Past experience supports this judgment. Beginning in 1987, the Ministry of Justice enacted Provisional Regulations for the Lawyer Profession and a set of other associated norms. Through this, lawyers were to be divided into five ranks, the lowest being “assistant lawyer” and the highest being “grade one lawyer.”

These rankings were largely a kind of honor and had no effect on a lawyer’s ability to appear in court. Now the market has largely replaced them.

Beijing Lawyers Association (BLA)—which includes more than 20,000 lawyers and covers the largest share of the market in the country—has not handed out professional ranks for more than a decade. “Nobody recognizes them,” explains Han Jiayi, secretary-general of the ACLA Criminal Law Professional Committee.

Wang Cailiang recalls that a group of Beijing lawyers once collectively boycotted the rankings, so the BLA stopped issuing them. Most of those lawyers had returned from living overseas. They were highly educated and after a few years were able to play important roles in the profession. But according to the standards then in place, they would have had to start from the lowest professional grade and work their way up one rank at a time. They couldn’t compete with the older lawyers, and it truly wasn’t very fair. By the time Wang got to Beijing, the BLA had already stopped reviewing lawyers and assigning professional ranks.

Wang Cailiang told Southern Weekly that his experience going through these ridiculous evaluations is the reason he’s now so firmly opposed to them. He doesn’t want to see young lawyers repeat this past experience. For example, it took him two tries before passing the second-grade lawyer examination. He satisfied all the other criteria, but English held him up. The English part was simpler the time he passed, with multiple-choice and true-false questions allowing him to concentrate on one answer and bluff his way through.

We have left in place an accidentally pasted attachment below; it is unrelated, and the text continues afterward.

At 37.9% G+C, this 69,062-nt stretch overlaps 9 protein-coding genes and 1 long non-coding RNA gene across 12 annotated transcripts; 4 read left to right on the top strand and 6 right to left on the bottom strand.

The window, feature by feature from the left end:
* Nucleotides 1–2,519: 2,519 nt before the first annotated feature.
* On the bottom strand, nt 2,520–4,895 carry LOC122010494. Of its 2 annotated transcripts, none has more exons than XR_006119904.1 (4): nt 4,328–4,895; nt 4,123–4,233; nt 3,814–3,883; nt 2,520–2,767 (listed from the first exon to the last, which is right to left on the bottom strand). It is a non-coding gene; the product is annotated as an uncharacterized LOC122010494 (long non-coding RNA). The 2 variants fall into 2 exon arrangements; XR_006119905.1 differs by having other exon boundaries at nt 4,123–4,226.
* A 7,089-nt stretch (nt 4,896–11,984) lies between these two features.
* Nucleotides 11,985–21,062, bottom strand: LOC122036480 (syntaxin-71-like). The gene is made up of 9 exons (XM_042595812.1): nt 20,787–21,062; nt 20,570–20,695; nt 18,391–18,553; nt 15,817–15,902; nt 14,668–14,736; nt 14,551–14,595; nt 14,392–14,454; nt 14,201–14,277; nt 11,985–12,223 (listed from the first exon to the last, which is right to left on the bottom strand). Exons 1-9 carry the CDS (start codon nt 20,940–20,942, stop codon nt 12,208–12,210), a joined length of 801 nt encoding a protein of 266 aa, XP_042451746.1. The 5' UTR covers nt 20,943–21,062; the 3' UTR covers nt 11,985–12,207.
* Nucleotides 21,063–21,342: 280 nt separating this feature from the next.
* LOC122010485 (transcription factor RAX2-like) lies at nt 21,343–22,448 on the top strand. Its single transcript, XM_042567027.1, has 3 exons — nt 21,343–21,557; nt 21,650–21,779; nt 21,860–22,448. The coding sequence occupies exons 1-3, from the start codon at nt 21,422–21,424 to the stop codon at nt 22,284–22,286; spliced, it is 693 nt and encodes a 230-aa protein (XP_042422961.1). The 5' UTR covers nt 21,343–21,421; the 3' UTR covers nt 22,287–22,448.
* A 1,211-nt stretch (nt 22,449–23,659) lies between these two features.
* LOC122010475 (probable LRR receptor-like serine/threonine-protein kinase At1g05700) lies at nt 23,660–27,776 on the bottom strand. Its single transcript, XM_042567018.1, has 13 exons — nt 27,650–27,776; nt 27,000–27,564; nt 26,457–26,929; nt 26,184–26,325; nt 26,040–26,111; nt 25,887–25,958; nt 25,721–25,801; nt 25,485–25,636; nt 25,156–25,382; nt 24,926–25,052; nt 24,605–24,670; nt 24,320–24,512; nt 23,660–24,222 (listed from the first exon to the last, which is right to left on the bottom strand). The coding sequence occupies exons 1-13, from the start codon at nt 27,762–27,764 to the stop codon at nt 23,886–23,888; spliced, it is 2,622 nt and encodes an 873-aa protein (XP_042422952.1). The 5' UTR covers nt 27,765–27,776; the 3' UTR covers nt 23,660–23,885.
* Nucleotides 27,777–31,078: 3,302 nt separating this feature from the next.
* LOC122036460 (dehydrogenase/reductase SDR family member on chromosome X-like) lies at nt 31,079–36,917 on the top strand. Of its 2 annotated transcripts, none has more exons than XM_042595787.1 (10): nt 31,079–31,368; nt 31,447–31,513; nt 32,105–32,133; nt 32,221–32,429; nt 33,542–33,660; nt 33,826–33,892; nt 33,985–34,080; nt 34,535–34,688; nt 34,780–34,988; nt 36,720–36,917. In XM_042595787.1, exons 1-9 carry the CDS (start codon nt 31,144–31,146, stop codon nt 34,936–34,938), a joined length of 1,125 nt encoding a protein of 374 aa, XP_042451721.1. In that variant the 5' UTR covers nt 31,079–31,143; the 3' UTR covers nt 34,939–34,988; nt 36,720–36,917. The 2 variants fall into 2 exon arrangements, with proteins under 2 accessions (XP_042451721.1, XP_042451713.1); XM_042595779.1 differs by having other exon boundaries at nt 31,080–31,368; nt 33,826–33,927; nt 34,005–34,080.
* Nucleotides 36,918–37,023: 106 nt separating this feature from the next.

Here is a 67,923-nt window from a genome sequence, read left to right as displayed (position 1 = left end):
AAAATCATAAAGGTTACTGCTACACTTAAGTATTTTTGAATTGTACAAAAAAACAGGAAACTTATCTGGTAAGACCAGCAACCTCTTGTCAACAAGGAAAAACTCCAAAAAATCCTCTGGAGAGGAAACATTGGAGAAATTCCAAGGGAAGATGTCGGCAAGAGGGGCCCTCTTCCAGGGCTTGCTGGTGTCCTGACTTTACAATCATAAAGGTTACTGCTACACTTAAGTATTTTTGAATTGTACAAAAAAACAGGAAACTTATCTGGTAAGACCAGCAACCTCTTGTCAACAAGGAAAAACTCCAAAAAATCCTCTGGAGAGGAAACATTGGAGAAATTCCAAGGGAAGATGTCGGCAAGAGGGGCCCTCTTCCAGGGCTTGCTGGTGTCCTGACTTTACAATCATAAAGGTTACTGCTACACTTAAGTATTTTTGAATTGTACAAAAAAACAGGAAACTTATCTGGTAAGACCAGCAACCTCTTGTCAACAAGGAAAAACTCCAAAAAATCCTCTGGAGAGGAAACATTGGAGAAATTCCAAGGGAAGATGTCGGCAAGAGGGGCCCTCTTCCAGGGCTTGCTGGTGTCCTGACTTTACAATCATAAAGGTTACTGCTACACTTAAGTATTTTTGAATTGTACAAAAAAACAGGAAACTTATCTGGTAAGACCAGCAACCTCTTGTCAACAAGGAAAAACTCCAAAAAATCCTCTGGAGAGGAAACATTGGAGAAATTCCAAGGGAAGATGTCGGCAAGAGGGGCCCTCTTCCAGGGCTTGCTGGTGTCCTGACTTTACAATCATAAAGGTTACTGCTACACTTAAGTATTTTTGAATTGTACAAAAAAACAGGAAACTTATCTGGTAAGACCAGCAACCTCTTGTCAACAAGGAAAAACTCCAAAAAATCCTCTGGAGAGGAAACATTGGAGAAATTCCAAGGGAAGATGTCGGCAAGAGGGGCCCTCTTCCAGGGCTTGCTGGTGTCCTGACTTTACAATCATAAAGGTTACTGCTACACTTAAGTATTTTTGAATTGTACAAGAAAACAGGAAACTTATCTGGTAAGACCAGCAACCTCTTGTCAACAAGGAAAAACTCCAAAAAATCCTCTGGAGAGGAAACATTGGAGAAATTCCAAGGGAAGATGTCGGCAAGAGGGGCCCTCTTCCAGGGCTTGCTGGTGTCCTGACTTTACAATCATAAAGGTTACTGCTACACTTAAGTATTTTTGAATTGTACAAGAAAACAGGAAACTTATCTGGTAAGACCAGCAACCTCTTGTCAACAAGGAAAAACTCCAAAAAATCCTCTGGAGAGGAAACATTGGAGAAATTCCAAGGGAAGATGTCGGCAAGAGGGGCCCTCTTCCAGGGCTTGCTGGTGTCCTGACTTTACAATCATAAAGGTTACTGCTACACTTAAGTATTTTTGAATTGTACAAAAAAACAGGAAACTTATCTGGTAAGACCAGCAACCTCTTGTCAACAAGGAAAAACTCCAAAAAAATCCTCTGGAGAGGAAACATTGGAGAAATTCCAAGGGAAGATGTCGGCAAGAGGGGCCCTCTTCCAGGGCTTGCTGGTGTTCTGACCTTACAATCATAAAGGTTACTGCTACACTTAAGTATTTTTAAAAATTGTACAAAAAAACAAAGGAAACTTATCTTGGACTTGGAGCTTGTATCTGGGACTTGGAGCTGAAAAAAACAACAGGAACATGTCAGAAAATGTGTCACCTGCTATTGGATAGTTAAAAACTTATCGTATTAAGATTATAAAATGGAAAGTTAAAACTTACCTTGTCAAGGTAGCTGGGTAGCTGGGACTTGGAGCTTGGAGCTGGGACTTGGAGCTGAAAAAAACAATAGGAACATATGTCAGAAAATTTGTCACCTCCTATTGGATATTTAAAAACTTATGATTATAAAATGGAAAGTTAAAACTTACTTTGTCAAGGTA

As Chen Weidong and Wang Zhaofeng see it, however, these are all issues of how the system is designed. Whether or not to test English, whether there should be different types of cases, or whether the requirement for number of years in practice should be uniform—all of these things can be studied and improved upon. For certain types of cases, it would be best to have some sort of a threshold, something depending on the nature of the case itself.

“After all, there are some objective standards there,” says Wang Zhaofeng. “How many times have you handled this type of case? Have there ever been any complaints or disciplinary sanctions? Once you’ve met the threshold, it shows that you’ve reached a decent standard. But there’s no point in turning these rankings into a kind of honor and making it seem like first-grade means you’re better than second-grade. This isn’t a contest to see which lawyer is better. That’s something on which opinions will differ, so there’s even less reason to use rankings in connection with what fees are charged.”

More than ranking, Wang Zhaofeng and Chen Weidong both prefer a kind of categorization or specialization. For example, you can divide lawyers between those who do litigation and those who don’t, according to their specific type of practice. This would be a more workable system and would facilitate lawyers’ ability to accumulate professional experience.